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  1. Recent studies have shown that deep reinforcement learning agents are vulnerable to small adversarial perturbations on the agent’s inputs, which raises concerns about deploying such agents in the real world. To address this issue, we propose RADIAL-RL, a principled framework to train reinforcement learning agents with improved robustness against lp-norm bounded adversarial attacks. Our framework is compatible with popular deep reinforcement learning algorithms and we demonstrate its performance with deep Q-learning, A3C and PPO. We experiment on three deep RL benchmarks (Atari, MuJoCo and ProcGen) to show the effectiveness of our robust training algorithm. Our RADIAL-RL agents consistently outperform prior methods when tested against attacks of varying strength and are more computationally efficient to train. In addition, we propose a new evaluation method called Greedy Worst-Case Reward (GWC) to measure attack agnostic robustness of deep RL agents. We show that GWC can be evaluated efficiently and is a good estimate of the reward under the worst possible sequence of adversarial attacks. All code used for our experiments is available at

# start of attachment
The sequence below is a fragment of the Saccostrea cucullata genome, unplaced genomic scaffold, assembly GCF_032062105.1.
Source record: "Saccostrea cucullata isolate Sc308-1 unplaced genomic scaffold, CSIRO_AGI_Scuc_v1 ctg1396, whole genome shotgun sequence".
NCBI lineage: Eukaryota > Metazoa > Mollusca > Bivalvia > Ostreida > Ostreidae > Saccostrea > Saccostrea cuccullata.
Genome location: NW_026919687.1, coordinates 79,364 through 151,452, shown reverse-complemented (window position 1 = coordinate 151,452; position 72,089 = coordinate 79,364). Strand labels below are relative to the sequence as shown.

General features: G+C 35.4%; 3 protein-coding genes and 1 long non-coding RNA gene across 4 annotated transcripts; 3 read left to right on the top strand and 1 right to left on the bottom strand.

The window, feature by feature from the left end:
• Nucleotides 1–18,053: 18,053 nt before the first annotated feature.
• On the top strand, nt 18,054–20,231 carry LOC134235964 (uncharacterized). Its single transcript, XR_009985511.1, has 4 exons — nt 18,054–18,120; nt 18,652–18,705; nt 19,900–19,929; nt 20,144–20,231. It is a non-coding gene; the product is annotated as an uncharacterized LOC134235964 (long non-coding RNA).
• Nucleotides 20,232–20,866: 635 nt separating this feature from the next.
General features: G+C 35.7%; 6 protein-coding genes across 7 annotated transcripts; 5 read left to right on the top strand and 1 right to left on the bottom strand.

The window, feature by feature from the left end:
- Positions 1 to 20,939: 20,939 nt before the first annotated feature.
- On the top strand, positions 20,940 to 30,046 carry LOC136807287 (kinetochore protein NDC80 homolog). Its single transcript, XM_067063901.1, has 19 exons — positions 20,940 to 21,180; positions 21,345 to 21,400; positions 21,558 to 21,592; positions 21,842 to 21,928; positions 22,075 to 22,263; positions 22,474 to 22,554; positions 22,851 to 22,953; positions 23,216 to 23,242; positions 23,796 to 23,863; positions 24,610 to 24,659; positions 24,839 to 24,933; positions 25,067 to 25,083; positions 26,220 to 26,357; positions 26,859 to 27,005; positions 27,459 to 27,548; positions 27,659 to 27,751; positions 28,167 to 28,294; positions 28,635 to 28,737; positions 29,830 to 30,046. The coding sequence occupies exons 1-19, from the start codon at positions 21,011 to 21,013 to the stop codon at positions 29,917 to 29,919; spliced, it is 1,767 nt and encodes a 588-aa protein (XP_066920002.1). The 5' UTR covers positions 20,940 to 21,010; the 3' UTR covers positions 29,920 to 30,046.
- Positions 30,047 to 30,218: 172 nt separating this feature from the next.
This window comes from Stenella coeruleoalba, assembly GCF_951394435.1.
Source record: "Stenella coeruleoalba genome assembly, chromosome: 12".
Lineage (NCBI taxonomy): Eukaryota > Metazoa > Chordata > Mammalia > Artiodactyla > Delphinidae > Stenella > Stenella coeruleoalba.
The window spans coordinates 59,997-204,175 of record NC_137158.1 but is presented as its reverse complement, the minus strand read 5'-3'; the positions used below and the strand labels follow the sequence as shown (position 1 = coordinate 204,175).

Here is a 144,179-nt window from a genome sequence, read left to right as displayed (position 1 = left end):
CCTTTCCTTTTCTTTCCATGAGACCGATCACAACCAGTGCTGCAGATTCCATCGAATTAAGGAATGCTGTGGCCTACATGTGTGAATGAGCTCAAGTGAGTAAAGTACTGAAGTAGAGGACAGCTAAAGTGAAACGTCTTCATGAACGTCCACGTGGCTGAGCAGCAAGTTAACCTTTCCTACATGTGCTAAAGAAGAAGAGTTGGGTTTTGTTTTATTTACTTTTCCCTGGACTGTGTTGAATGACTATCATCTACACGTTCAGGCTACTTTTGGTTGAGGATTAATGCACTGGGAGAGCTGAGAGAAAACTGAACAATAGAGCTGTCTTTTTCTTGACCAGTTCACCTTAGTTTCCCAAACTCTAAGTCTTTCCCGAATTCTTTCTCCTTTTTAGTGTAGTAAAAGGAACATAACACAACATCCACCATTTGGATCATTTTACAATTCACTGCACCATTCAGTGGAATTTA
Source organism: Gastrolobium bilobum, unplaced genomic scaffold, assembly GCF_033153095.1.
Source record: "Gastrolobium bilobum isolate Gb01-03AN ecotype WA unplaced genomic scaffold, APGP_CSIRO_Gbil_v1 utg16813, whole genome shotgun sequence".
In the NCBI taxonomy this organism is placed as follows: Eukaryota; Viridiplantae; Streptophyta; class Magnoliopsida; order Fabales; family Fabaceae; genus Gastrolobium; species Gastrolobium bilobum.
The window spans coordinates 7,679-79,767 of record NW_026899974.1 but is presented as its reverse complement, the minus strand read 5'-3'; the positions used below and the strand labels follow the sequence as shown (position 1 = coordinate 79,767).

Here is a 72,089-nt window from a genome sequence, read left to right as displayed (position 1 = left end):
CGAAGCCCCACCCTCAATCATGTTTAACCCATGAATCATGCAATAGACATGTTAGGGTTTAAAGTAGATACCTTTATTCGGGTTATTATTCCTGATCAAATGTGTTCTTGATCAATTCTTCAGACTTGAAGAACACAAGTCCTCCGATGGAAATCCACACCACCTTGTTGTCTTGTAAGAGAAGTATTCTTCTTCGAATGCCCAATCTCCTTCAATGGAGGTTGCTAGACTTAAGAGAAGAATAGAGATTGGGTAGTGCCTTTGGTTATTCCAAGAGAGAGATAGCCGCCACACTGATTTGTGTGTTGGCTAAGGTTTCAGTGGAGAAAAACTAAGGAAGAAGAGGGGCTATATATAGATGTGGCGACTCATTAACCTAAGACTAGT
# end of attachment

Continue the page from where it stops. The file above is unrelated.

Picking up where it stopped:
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  2. Recent research shows that the dynamics of an infinitely wide neural network (NN) trained by gradient descent can be characterized by Neural Tangent Kernel (NTK) [27]. Under the squared loss, the infinite-width NN trained by gradient descent with an infinitely small learning rate is equivalent to kernel regression with NTK [4]. However, the equivalence is only known for ridge regression currently [6], while the equivalence between NN and other kernel machines (KMs), e.g. support vector machine (SVM), remains unknown. Therefore, in this work, we propose to establish the equivalence between NN and SVM, and specifically, the infinitely wide NN trained by soft margin loss and the standard soft margin SVM with NTK trained by subgradient descent. Our main theoretical results include establishing the equivalence between NN and a broad family of L2 regularized KMs with finite width bounds, which cannot be handled by prior work, and showing that every finite-width NN trained by such regularized loss functions is approximately a KM. Furthermore, we demonstrate our theory can enable three practical applications, including (i) non-vacuous generalization bound of NN via the corresponding KM; (ii) nontrivial robustness certificate for the infinite-width NN (while existing robustness verification methods would provide vacuous bounds); (iii) intrinsically more robust infinite-width NNs than those from previous kernel regression. 
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